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School Placement. Describe the policies and procedures of the setting relevant to promoting children and young peoples behaviour.

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Introduction

TDA 2.9 - Support children and young people's positive behaviour Unit 1.1 Describe the policies and procedures of the setting relevant to promoting children and young people's behaviour. St Mary's school has and uses many different ways of promoting and encouraging good behaviour. In the KS1 class I work in they have a display on the class wall of "what makes a good class". This is a list, which goes through different things to make a good class by demonstrating behaviour in a "recipe" style list for example it says "mix in 30 children" and "sprinkle in good manners". The teacher will remind the class of this "recipe" if ever behaviour is not up to standard. The school does not tolerate bullying and operates a "Buddy bus stop" every playtime. Children from a couple of the classes are on a rota. They have to wear a sash and look out for anyone that might not have anyone to play with. ...read more.

Middle

The behaviour of teachers/volunteers/teaching assistants is also monitored closely and they have set procedures to follow on how to deal with challenging behaviour, how they should behave around their pupils and what to do in certain situations. Unit 1.2 Describe with examples the importance of all staff consistently and fairly applying boundaries and rules for children and young people's behaviour in accordance with the policies and procedures of the setting. It is important that staff apply the same rules and boundaries to all children within their age group/class so that all children are treated fairly and know what is expected of them. It would be impossible to have a different rule for each child because each child would then behave in its own way and it would be impossible to control a class of 30 children. Each rule or boundary needs to be age appropriate for example a class of 7-8 year olds would have different rules and boundaries compared to a class of 2-3 year olds because their understandings are so different. ...read more.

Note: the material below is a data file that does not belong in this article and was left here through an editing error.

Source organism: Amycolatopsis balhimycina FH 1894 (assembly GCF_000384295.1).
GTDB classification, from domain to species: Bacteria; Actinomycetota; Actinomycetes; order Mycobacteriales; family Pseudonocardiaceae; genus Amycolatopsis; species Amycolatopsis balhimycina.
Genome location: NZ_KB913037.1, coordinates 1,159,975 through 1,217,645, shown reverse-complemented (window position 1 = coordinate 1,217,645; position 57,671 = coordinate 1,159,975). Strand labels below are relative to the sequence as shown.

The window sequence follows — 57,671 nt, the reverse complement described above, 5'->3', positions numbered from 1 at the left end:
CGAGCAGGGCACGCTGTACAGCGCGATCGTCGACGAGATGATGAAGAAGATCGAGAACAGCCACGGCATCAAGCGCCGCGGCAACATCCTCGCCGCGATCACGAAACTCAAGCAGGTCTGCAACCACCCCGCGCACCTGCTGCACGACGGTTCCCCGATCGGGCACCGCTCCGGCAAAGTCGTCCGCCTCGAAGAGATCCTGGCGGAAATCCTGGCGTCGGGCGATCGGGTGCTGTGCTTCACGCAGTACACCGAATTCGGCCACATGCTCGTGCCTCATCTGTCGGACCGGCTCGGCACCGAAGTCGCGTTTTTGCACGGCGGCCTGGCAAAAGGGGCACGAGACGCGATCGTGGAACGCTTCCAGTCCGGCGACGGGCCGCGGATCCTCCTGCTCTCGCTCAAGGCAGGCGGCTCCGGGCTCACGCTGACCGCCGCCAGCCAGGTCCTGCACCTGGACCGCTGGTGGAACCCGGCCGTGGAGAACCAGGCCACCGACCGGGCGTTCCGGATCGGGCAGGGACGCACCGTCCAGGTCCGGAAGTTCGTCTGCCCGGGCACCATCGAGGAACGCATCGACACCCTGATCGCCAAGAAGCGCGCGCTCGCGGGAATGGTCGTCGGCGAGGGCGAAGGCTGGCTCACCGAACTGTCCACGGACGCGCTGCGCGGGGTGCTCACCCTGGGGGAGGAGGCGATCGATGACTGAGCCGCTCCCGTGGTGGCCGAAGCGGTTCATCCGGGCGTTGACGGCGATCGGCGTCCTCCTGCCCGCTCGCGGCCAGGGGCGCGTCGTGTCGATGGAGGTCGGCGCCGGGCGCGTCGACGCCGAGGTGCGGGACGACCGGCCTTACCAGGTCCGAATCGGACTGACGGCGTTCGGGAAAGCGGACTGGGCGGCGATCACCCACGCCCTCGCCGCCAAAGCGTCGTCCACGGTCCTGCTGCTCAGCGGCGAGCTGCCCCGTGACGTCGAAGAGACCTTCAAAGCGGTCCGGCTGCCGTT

Conclusion

The teacher has put it up on the wall in the words that the children used. When there is a little set back in class the teacher gets the class to read that particular part of the recipe to remind the children of what they decided makes a good class. Although this is suitable for these KS1 children it would be too immature for KS2 children and too mature for Foundation stage children. This is why age appropriate rules and boundaries are very important. In the Foundation stage they have clouds for their behaviour. All children start the day on the happy cloud, then depending on their behaviour they either remain on the happy cloud or could move to the "thinking cloud" or further still the "sad cloud". By this age they understand what happy and sad means and are just starting to learn the understanding of thinking about what they have done and why they should not have done it. ...read more.

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Here's what a teacher thought of this essay

4 star(s)

A very good descriptive essay that contains some excellent examples of behaviour practise in a school setting.

The writer could extend the second half of the essay by reading the school policy and discussing it a little further. This would allow discussion of how the examples demonstrate the policy in action.

****

Marked by teacher Sam Morran 01/12/2012

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